The currency of Peru is the "nuevo sol" (ccurrency sign: S/.), worth US$0,30 - 0,26€ approx.
Banknotes: S/.10 – S/.20 – S/.50 – S/.100 – S/.200
Coins: S/.1 – S/.2 – S/.5
Cents: 1c – 5 c – 10 c – 20 c – 50 c
In 2014, the exchange rate is (changes every day and can have a variation of 10-15%):
1 US$=S /. 3.25 approx.
1 €=S /. 3.90 approx.
Some shops, restaurants and hotels accept the US dollar (never for small purchases), but the change is usually unfavorable for the buyer.
Some craft stores accept the euro and is easily changed in casa de cambio (currency exchange).
ATMs are easy to find in all coutry, sometimes with information in mutiple languages, accepting most of cards (Visa, MasterCard, Dinner, etc.).
ATMs limit amounts to S/.400 (100€ or US$120) or S/.500 (130€ or US$150) per operation, but you can make several withdrawals followed, obviously each withdrawal generates fees.
Shops, banks and currency exchange DO NOT ACCEPT foreign banknotes (dollars, euros, etc.) that are not in good condition, very old, damaged (albeit slightly) or marked with ballpoint pen.
The most accepted in Peru is VISA, but now easily MASTERCARD, AMERICAN EXPRESS, DINNER are also accepted in many stores and hotels and in all ATMs.
The shops, many restaurants and hotels accept credit cards as payment, but often with an extra (usually 10%) in many shops, the merchant can not cover the very high fees charging by the Peruvian banks.
Salaries are generally very low in Peru and tips are customary.
Hotels – minimum of US$1 or 1€ per bag.
Restaurants and bars – average 10%.
Guides and Tour leaders – minimum US$2 or 2€ per day / person.
Taxi – The price is negotiated before boarding the taxi that not have taximeter and tips are voluntary.
Peruvian handicraft is one of the most varied, can be found for all tastes and is made in Peru.
The major Andean center for the processing of alpaca fiber is located in Arequipa, but we can find many stores offering varied clothing in all country.
Reference prices (2016):
100% alpaca sweaters – from US$60 to US$110 – 55€ to 100€
Baby alpaca sweaters – from US$65 or 60€ (average US$100 or 85€).
You can find articles over $100 or 100€, it depends on quality, designs and possible hand embroidery, but in any case are 2-3 times cheaper than the same in Europe, Japan or USA.
Alpaca clothing in handicraft markets
It is necessary to consider that alpaca fiber is one of the finest in the world. Garments made of 100% alpaca are sold only in stores.
In all tourist sites of the country, thousands of street vendors and all craft markets, offering dresses presented as "100% alpaca" (sometimes labeled) at incredibly low prices, such as sweaters from $8 (6€) and scarves $3 (2€). These items are obviously pure blend of sheep wool, llama fiber and synthetic, which sometimes includes a bit of the famous alpaca fiber.
In the handicraft markets (as well as some stores), also find the false and intermediate quality garments made from a blend of wool and synthetic with including alpaca fiber (up 40%).
In both cases, all vendors certify offer the real alpaca fiber and tourist buy a lot for its colors, typical design and low price, most of bad quality.
THE WORLD'S FINEST FIBER
It is classified as the finest of all animal fibers measuring 12 micrometers in diameter, (17 for Kashmir). Because its short length of maximum 3 cm (1 in), the vicuña only produce 300 grams (10 oz) of wool every 2 years (10 times less than alpaca).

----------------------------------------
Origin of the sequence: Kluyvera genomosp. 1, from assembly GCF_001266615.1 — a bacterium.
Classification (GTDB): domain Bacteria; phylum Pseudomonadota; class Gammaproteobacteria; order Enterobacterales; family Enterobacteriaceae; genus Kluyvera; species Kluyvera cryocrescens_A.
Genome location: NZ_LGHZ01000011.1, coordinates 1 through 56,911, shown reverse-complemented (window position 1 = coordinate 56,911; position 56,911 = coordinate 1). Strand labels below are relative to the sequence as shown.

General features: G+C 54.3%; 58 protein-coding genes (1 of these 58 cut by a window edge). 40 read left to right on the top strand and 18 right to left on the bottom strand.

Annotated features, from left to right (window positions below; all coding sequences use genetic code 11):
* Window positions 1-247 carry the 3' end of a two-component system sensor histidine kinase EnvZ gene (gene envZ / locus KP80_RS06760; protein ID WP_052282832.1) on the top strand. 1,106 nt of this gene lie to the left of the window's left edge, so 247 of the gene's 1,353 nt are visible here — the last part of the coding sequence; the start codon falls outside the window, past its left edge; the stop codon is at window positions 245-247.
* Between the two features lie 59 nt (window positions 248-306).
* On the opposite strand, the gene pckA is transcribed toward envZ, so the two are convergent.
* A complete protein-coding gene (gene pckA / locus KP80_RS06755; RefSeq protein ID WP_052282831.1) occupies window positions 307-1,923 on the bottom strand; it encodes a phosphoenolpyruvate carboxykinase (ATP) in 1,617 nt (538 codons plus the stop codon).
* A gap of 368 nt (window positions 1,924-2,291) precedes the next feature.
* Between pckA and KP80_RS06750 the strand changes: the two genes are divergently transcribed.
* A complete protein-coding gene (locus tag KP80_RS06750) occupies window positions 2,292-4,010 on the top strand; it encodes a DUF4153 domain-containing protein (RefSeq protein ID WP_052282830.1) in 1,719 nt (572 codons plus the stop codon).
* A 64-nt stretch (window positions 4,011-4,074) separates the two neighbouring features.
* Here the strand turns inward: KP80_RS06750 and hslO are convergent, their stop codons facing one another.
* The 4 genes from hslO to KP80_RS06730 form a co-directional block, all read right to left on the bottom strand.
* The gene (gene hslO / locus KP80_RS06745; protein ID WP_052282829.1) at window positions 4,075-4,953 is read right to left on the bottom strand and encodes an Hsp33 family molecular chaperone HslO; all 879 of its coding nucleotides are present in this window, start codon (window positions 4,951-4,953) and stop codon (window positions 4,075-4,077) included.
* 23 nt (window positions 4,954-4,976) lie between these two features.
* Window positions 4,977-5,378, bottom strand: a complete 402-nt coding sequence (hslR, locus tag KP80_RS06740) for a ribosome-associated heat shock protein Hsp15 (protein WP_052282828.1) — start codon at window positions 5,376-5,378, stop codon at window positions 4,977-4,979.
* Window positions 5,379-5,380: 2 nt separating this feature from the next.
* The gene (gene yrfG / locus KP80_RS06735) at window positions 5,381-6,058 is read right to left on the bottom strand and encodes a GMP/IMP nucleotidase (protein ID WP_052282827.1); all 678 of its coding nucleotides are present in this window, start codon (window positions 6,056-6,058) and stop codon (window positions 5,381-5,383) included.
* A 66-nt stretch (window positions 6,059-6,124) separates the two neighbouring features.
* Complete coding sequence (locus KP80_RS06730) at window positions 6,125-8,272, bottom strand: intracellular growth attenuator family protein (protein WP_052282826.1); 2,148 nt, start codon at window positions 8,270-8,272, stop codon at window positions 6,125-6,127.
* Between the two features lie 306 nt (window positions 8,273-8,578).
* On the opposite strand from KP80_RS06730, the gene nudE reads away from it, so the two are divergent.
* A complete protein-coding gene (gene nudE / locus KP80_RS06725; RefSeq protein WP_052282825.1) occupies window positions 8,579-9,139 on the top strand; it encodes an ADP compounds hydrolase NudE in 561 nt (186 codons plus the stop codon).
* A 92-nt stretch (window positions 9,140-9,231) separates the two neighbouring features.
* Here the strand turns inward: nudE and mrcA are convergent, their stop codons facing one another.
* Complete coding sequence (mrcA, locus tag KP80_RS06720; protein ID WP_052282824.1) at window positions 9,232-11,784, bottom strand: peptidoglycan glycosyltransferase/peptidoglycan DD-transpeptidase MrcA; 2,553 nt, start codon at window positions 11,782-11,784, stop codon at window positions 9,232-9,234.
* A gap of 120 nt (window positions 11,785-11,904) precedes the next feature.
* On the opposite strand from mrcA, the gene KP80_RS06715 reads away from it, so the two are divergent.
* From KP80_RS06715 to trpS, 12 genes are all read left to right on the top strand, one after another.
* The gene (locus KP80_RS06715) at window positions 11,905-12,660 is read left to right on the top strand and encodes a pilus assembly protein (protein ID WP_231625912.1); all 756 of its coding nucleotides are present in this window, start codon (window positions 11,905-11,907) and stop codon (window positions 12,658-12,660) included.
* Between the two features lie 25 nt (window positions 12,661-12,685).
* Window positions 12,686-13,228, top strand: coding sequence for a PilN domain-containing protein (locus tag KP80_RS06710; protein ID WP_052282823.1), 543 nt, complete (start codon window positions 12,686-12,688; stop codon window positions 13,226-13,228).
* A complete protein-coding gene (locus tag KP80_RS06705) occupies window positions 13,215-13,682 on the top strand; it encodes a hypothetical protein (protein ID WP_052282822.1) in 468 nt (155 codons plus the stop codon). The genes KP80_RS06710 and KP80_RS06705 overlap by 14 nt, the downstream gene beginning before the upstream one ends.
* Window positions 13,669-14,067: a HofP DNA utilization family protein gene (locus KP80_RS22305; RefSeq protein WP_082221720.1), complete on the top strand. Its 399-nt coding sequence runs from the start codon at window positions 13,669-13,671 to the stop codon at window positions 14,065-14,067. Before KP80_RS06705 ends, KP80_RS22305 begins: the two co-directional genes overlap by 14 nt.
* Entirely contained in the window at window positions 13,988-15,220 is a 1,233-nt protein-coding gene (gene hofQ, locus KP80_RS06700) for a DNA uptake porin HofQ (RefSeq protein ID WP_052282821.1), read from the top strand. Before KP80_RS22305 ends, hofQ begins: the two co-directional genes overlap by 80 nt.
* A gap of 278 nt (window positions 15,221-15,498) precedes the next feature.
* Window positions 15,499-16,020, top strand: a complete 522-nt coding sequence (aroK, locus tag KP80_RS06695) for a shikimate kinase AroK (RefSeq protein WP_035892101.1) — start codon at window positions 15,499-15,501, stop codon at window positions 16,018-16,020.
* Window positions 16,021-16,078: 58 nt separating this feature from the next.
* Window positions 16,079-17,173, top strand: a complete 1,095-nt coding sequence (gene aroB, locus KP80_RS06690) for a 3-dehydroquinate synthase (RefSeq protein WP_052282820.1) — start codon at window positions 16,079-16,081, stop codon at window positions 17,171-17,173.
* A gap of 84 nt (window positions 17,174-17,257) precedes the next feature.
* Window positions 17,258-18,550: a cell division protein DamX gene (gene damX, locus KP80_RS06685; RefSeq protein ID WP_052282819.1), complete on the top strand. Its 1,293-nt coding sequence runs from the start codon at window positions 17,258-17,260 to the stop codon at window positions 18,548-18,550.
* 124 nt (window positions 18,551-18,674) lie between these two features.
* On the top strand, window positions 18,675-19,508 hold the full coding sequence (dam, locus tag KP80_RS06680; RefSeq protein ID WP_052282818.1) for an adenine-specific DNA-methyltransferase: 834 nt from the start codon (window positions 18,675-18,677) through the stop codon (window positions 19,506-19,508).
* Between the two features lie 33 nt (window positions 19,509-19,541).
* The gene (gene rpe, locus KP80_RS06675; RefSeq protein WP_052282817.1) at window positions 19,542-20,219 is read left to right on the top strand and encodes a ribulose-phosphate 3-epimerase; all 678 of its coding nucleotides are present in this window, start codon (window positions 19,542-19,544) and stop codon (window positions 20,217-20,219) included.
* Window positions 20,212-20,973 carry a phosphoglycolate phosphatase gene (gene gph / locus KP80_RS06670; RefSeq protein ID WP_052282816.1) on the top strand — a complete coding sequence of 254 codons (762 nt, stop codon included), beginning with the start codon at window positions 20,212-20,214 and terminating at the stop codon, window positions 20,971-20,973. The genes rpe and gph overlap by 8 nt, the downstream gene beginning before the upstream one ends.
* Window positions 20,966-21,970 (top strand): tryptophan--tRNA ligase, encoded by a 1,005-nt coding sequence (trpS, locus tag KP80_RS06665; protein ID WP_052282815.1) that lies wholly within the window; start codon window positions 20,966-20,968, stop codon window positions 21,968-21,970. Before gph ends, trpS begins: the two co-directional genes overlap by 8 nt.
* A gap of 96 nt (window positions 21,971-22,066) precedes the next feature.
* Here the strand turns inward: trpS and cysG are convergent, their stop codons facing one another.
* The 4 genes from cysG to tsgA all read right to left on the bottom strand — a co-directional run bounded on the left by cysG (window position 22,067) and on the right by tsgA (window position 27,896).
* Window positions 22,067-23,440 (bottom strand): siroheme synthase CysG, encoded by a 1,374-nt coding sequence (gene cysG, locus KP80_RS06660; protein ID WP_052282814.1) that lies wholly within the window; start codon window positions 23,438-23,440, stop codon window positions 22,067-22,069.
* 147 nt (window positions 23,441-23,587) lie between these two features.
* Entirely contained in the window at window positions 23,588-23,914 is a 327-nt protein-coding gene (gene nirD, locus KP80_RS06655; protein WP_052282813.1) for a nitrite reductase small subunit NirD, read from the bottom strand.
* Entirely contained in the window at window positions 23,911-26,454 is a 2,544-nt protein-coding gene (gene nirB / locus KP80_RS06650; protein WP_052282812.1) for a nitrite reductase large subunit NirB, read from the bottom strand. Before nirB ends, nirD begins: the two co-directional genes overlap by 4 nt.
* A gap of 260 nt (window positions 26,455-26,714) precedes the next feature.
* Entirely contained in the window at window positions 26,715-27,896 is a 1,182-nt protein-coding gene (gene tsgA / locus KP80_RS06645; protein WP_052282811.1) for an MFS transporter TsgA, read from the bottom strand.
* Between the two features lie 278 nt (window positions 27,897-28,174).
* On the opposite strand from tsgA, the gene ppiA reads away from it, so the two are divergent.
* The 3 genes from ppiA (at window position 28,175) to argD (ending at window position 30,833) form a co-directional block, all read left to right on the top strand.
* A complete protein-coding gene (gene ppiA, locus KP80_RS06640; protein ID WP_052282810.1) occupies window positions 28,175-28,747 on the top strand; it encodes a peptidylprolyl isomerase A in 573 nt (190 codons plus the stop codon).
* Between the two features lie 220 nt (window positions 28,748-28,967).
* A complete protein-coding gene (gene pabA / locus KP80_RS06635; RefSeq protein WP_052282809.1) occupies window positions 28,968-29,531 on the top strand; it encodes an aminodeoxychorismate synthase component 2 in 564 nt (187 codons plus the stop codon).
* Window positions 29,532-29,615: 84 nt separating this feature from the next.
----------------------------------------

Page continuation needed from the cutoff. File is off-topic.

The value of vicuña wool is very high, due to the scarcity of this animal (less than 200,000 in total) and the low yield of wool. Thus, the price of shorn wool is US$500 per kilogram, 50 times higher than Alpaca fiber, 150 times higher than llama and 400 times higher than sheep.
It is almost impossible to find vicuña clothing in Peru, the entire production is exported to the luxury market. Sometimes we can find scarves or sweaters in some stores. A scarf costs US$500.
Peru is the world's largest producer of silver, for it is a multitude of articles prepared with this precious metal. The Peruvian silver is of very good quality, objects and jewelry with original designs, following ancient traditions of ancient civilizations.
The silver is alloyed with another metal (usually copper) and by law the minimum standard of silver purity in Peru is 925/1000, but mostly offered in stores with 950/1000, which is indicated by a stamp on the jewelry.
Some vendors offer jewels "alpaca" which is very similar to silver and obviously cheaper. It is an alloy of zinc, copper and nickel.
Peru is the fifth largest gold producer in the world and like silver ancient Peruvians used it a lot for ceremonies and building decorations.
Prices of gold jewelry are not particularly low in Peru, but all are offered in 18 and 24 karat quality. What makes so special Peruvian gem, are their particular designs and expertise of the bench jeweller.
In all handicraft markets in the country you will find a huge variety of jewelry, with typical Peruvian designs, often inlaid with semi-precious stones such as turquoise, blue sodalite with white veins, Andean opal with a nice play of color, brown tiger-eye, light green serpentine, blue or light blue lapis lazuli.
In Peru also highlights the Spondylus (Mullu in Quechua), a shellfish from the coast of Peru and Ecuador venerated by the people of the pre-Inca cultures such as the Moche culture (I to VI century AD), considered the food of the gods. It was used in all ceremonies and had currency value in Incas times. The shell of red or orange is used from time immemorial in jewelry.
From $4 to $13 (3€ to 10€), Peruvian cotton is of very good quality.
In Peru you can also negotiate the price in shops and handicraft markets. In some stores (for exemple some alpaca stores) bargaining is not practiced.
In any case, rebates will not pass 10 or 15%, sometimes 20% (depending on the items). You should not haggle articles of 1 or 2 soles.